When you’re wandering along a seashore this summer you might spot some of our native iceplant (Disphyma austral syn. Mesembryanthemum australe, horokaka) – although it’s easily overlooked if there are any of the louder, brighter non-native iceplants in the vicinity.
The flowers of this creeping groundcover are pink to white and smaller than those of the South African Carpobrotus edulis (described as “unwanted” by Biosecurity NZ). Found around most of the country and the larger offshore islands, it grows on rocky shores, as well as in dune areas and can tolerate a wide range of soils. Apparently our native iceplant isn’t fussy and in some places has hybridised with Carpobrotus edulis.
Lawrie Metcalf in his 2009 book Know Your New Zealand Native Plants (New Holland) records that Maori would squeeze out the juice from horokaka’s succulent-type leaves and apply it to boils and abscesses to reduce inflammation and draw out pus.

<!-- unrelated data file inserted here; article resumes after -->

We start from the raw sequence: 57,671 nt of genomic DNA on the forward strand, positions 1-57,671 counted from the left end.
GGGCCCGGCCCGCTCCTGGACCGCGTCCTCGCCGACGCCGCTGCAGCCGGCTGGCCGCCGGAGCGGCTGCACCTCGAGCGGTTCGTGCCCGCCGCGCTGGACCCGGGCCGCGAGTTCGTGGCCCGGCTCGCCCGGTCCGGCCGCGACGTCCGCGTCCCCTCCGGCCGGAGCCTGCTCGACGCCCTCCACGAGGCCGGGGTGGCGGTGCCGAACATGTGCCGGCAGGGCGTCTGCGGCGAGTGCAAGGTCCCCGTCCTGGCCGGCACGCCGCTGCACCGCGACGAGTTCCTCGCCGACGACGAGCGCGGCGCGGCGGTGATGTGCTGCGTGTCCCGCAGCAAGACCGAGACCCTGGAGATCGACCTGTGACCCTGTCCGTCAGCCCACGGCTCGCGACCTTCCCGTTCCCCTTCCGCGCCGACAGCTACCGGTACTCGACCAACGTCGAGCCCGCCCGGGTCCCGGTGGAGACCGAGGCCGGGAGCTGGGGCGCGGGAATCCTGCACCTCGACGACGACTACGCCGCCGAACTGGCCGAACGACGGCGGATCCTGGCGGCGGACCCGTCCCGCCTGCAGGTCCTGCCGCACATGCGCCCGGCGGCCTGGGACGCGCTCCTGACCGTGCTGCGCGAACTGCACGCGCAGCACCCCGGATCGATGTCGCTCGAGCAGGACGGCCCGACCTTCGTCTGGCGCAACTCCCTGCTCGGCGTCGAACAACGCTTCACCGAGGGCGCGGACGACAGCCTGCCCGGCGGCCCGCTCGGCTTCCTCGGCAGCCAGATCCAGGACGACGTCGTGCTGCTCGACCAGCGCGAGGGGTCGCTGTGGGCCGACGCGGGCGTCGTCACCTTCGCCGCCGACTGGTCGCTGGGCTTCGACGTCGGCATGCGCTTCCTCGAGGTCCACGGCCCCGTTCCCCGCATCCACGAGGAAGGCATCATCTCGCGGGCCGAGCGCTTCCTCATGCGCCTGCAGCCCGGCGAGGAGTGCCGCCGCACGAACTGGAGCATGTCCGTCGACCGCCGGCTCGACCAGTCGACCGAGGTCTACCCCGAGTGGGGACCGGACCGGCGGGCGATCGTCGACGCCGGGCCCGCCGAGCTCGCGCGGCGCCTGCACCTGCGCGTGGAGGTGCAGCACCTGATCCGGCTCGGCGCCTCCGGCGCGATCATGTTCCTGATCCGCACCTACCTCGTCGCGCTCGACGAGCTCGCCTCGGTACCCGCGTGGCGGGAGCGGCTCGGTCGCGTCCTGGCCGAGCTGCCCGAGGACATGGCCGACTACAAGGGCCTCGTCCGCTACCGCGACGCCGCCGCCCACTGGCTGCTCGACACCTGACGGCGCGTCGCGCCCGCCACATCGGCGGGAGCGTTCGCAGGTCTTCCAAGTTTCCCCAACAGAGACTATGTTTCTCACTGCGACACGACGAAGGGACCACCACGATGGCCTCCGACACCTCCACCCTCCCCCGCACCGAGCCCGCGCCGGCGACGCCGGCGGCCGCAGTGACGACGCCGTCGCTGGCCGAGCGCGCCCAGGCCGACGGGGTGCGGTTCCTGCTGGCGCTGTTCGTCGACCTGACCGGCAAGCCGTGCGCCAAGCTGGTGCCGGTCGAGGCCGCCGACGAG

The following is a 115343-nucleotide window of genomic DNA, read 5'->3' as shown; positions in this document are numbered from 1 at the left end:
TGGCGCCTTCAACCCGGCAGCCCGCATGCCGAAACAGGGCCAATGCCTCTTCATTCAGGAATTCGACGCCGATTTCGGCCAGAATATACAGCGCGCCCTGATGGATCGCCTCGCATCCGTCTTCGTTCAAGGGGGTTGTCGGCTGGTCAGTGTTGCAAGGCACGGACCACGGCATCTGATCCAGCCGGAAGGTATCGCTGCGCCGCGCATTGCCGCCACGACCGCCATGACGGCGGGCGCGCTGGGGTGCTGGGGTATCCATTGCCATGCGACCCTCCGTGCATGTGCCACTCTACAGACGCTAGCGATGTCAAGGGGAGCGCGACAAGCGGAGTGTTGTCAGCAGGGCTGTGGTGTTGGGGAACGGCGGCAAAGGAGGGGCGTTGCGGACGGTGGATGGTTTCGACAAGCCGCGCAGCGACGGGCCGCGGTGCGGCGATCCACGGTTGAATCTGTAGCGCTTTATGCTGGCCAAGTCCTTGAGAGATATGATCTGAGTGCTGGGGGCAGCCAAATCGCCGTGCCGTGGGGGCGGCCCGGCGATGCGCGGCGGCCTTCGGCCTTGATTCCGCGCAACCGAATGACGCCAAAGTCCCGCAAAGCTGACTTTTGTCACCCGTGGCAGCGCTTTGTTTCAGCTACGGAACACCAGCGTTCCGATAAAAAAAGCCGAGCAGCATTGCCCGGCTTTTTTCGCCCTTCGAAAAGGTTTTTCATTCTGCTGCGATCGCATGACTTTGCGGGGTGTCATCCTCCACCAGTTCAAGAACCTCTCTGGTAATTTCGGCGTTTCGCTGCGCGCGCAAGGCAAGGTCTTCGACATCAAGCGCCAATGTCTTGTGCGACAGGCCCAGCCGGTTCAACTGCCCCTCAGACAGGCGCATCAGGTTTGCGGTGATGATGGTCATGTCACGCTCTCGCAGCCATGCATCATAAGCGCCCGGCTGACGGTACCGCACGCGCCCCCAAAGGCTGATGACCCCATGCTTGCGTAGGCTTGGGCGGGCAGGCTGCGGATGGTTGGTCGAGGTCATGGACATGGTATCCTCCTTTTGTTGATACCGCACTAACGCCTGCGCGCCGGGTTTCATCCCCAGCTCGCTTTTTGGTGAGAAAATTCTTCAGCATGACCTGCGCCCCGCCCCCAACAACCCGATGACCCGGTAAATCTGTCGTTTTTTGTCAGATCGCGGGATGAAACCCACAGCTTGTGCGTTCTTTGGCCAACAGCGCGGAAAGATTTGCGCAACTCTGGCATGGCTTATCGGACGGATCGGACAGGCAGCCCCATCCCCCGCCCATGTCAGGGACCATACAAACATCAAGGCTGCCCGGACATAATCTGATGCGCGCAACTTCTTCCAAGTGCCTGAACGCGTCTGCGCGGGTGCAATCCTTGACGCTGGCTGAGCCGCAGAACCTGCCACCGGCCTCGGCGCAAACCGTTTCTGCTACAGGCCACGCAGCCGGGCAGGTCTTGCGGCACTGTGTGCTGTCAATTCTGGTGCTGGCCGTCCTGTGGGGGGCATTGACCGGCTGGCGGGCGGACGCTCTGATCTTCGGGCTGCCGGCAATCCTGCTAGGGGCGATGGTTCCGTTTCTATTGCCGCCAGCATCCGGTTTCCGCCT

The Reverend Richard Taylor wrote in A Leaf from the Natural History of New Zealand in 1847 that ‘This plant produces an insipid fruit which can be eaten, and also the leaves which make a very good pickle’. (Reference source here, and the book appears to be available for free download here.)
Disphyma species are also found in Australia and South Africa.
Text and photos copyright Sandra Simpson and may not be reused without permission.